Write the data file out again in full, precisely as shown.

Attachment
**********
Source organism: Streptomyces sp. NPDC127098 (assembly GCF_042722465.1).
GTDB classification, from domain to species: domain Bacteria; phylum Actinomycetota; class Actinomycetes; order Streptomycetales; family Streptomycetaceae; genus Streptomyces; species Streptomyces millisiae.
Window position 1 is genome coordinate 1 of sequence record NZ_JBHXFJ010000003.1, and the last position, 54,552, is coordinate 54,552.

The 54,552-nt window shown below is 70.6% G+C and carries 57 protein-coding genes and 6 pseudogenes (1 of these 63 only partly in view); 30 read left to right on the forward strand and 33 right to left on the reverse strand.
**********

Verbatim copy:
Source organism: Streptomyces sp. NPDC127098 (assembly GCF_042722465.1).
GTDB classification, from domain to species: domain Bacteria; phylum Actinomycetota; class Actinomycetes; order Streptomycetales; family Streptomycetaceae; genus Streptomyces; species Streptomyces millisiae.
Window position 1 is genome coordinate 1 of sequence record NZ_JBHXFJ010000003.1, and the last position, 54,552, is coordinate 54,552.

The 54,552-nt window shown below is 70.6% G+C and carries 57 protein-coding genes and 6 pseudogenes (1 of these 63 only partly in view); 30 read left to right on the forward strand and 33 right to left on the reverse strand.